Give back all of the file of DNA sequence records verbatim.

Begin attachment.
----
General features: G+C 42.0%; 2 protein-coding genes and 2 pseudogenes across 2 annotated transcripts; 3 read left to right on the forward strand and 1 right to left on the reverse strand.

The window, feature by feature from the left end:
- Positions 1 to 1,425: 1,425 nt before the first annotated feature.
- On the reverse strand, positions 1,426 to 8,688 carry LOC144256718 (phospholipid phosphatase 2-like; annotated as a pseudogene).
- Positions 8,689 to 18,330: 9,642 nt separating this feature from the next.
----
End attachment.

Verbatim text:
General features: G+C 42.0%; 2 protein-coding genes and 2 pseudogenes across 2 annotated transcripts; 3 read left to right on the forward strand and 1 right to left on the reverse strand.

The window, feature by feature from the left end:
- Positions 1 to 1,425: 1,425 nt before the first annotated feature.
- On the reverse strand, positions 1,426 to 8,688 carry LOC144256718 (phospholipid phosphatase 2-like; annotated as a pseudogene).
- Positions 8,689 to 18,330: 9,642 nt separating this feature from the next.